ANNOUNCEMENT 08 Jul 2015In July 2015, the British government announced altered domestic business conditions for foreign investors.
NUMBER OF INTERVENTIONS
Key aspects of the summer 2015 budget speech
Overview of AIA changes
Secondary Source on the AIA change
On 8 July 2015, the Chancellor announced the summer budget for 2015.
Canceled bank levy for overseas bank subsidiaries
Starting in 2021, overseas' subsidiaries of UK banks will no longer have to pay the bank levy - charged on banks' balance sheets - which until then shall be lowered from 0.21% to 0.1%.
Higher taxes for foreign fund managers
Foreign fund managers in the UK will effective immediately no longer be allowed to receive carried interest (which the Chancellor referred to as tax loopholes) and will instead have to pay the full capital gains tax of 28%.
Furthermore, the country will abolish the non-domiciled status in April 2017. This status was given to individuals living in the UK but who consider their permanent residency to be somewhere else. Until now, they were taxed on their offshore income only if they brought it to the UK. Once this status has been abolished, residents who have spent at least 15 out of the last 20 years in the UK will be required to pay the full income tax. According to Lexology (cf. Sources), this practice has been particularly popular among U.S. fund managers. Hence, the United States have been selected as an affected jurisdiction.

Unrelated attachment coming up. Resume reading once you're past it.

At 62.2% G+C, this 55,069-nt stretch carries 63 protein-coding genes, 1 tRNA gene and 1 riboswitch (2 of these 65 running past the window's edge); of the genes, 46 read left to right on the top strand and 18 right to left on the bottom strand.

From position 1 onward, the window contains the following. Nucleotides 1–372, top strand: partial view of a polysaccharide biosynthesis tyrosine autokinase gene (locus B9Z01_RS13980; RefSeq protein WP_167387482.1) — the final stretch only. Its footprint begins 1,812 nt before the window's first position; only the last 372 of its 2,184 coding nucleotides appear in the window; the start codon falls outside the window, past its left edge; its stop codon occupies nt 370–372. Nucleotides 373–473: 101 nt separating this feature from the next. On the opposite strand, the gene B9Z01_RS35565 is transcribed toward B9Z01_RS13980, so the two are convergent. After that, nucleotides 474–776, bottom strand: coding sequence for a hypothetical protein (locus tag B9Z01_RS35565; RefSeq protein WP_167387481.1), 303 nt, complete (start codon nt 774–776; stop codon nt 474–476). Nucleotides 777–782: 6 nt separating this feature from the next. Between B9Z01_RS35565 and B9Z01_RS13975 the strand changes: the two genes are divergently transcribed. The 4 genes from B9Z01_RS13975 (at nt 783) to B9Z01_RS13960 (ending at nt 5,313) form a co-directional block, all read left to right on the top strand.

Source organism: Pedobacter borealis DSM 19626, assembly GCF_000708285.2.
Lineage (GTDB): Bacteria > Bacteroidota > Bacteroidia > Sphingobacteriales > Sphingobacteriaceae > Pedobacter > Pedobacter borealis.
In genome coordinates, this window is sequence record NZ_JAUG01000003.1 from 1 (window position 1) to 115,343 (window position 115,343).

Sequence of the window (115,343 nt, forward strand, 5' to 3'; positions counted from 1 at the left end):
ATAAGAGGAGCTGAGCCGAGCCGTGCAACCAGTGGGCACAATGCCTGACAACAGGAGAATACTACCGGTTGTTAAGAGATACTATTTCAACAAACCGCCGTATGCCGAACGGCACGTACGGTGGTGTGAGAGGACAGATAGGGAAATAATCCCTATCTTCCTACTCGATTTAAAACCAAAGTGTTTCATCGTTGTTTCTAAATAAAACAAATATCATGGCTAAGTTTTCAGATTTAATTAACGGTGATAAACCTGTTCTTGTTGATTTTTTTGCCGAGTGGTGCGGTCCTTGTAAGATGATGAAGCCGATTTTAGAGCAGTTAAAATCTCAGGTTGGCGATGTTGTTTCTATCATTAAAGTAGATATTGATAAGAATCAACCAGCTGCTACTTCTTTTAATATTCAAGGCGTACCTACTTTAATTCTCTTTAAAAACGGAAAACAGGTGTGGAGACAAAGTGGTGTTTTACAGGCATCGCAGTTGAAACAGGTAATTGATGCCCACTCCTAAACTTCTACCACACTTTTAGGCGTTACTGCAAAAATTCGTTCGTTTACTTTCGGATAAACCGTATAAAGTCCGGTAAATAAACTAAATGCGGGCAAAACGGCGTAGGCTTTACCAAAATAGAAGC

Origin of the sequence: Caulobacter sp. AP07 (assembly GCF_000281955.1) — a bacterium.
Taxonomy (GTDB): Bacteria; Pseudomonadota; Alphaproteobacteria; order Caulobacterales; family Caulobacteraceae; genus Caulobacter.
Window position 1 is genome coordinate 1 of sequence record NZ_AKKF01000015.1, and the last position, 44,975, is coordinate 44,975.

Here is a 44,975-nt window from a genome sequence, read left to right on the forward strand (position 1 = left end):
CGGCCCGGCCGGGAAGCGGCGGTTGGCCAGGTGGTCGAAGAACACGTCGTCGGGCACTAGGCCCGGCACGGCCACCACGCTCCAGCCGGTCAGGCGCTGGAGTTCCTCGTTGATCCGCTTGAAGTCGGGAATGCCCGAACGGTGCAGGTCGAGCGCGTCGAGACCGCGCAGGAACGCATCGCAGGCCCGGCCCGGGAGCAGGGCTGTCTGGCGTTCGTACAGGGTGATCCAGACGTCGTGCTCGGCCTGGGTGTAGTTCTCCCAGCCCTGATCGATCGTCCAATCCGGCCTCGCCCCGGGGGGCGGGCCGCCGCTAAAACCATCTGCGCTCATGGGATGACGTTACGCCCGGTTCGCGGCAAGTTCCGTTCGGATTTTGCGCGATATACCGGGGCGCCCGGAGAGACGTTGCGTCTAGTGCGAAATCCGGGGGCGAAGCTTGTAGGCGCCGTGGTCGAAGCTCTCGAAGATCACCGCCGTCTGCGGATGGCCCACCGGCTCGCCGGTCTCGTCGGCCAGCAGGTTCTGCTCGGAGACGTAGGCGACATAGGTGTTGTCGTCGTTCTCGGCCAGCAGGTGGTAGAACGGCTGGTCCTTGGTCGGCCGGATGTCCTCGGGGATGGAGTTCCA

Lowered annual investment allowances
The Chancellor also announced the government will reduce its maximum annual investment allowance (henceforth: AIA) from 500'000 GBP to 200'000 GBP.
The AIA is a tax relief scheme introduced on 1 April 2008. It allows companies to deduct investment-related taxes based on certain investment made in a given year. These investments may not include cars, products owned for another reason before being used by the company, or if given to the company.
The changes come into force for companies on 1 January 2016, but for sole traders/partners only five days later.
A state measure in the GTA database is assessed solely in terms of the extent to which its implementation affects the extent of discrimination against foreign commercial interests. On this metric, the state aid proposed here is discriminatory.